That is why, to avoid possible governmental measures if they let them know they left the country, people are finding new ways to change their IP address and enter their banking accounts just as if they were in Venezuela. The best method so far has been implementing a Virtual Private Network.
A VPN for Venezuela
First, let’s define what a VPN is. The word stands for Virtual Private Networks, and they are tools that augment the customer’s privacy and security thanks to their ability to offer the chance of browsing the web anonymously.
VPN technology implements protocols, such as OpenVPN and IKEv2, to build a virtual tunnel in the place to establish direct communication between the user and the servers that the company manages and not those of the Internet Service Provider. ISPs in Venezuela, such as CANTV, are state-owned, so they will provide data to authorities about who visited which site.
In short, the communication established between the user and the remote VPN server will be encrypted, which is why CANTV, Movistar, Digitel, or any other ISP won’t be able to keep data logs of the customer that hires the VPN service.
With a VPN, you could also hide your IP address and access NTN 24, CNN, all the Netflix regions you want and other blocked platforms or networks from the comfort of your Venezuelan home.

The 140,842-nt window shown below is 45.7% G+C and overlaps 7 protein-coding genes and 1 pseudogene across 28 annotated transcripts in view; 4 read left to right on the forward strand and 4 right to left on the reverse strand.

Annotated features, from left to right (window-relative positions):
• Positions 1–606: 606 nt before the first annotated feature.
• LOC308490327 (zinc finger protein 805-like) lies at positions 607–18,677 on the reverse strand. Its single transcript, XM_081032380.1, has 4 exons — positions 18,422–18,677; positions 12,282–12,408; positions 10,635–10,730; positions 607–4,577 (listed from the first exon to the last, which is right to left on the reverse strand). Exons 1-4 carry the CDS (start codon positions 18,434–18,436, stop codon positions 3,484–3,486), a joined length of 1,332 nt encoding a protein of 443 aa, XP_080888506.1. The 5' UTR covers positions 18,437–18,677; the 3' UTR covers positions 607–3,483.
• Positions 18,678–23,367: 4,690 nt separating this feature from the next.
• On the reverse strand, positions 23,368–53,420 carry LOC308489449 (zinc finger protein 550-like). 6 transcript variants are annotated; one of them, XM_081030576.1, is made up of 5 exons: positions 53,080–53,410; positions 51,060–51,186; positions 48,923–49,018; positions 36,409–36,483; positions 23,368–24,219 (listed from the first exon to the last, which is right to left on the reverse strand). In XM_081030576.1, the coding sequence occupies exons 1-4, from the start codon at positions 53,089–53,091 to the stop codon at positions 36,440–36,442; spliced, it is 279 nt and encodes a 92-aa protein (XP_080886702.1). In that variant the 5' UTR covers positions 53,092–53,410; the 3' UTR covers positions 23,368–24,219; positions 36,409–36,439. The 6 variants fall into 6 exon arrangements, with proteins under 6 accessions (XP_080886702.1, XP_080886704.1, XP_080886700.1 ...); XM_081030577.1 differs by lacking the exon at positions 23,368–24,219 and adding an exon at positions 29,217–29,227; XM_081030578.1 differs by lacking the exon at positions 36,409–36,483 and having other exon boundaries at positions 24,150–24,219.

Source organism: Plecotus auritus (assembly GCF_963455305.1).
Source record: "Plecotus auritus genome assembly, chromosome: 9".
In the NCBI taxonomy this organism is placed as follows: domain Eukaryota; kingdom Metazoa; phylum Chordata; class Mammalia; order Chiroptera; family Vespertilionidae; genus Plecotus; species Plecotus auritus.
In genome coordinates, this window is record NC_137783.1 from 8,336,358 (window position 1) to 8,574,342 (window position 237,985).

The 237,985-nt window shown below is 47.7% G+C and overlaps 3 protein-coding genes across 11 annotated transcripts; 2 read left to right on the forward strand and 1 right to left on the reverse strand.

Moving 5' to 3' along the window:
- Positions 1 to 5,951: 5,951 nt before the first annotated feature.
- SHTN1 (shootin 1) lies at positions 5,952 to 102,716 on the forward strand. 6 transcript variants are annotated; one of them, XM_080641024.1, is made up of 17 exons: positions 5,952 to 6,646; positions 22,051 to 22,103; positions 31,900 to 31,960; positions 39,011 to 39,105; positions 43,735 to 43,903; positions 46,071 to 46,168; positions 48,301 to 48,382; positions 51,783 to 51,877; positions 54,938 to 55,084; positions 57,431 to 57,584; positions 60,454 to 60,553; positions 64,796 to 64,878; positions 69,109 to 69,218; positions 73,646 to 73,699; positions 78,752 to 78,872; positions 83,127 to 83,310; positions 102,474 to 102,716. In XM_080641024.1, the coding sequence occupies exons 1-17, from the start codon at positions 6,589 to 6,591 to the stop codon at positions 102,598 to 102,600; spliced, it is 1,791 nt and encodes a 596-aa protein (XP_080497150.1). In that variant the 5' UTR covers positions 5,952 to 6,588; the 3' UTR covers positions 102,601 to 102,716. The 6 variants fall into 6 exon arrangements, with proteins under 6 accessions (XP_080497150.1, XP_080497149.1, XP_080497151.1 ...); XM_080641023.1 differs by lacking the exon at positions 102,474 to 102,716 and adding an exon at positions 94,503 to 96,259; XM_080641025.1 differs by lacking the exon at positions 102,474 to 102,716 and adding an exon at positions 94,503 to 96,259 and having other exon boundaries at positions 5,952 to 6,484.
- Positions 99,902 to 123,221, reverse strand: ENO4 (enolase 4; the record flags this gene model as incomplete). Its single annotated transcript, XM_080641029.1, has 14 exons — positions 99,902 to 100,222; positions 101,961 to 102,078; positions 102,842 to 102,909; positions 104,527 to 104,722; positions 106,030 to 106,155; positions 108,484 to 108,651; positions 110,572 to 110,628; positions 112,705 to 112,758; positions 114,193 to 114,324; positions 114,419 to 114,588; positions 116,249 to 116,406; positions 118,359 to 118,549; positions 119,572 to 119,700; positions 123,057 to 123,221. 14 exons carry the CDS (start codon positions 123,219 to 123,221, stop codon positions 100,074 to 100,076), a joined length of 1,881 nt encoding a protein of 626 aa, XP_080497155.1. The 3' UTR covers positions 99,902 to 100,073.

On top of that, a VPN with strong security measures and robust encryption will be more than enough to enter your Venezuelan banking accounts from another country without having to respond to Sudeban or any other governmental branch. VPN technology allows the sons and daughters of thousands of Venezuelan mothers that are currently having a hard time gathering enough funds to get by day in and day out.
|Pick a VPN!||VPN||Price for 1 month sub||Site Rating||Buy Now|
|Best||$5 a month (code "best10VPN")||9.9|
|Good||$9 a month||8.9|
|Better||$6.95 a month||8.8|
TorGuard: the best VPN to access blocked websites in Venezuela
If you want to enhance your online freedom and access sites that have been banned in Venezuelan territory, TorGuard should be your first, second, and third choice. No VPN brand will manage your traffic and online identity with such responsibility and care than this company. It is known for its high-security focus: it implements all the best protocols (including OpenVPN,) military-grade 256-bit encryption, and a strict no logging policy, while also preventing DNS and IP leaks.
TorGuard is a fantastic tool to access international news sites, banking platforms, streaming services, and more. It provides more than 3,000 servers in 55 nations around the world, with added security features such as DNS leak protection and a kill switch. The brand also allows five simultaneous connections, and it also provides the most responsive and helpful customer service in the business. It costs $10 per month.
In conclusion, if you want to access blocked websites in Venezuela, hire a VPN to enhance your accessibility to a world of opportunities in a country that, sadly, has been exercising increased measures to restrict online freedom to its citizens.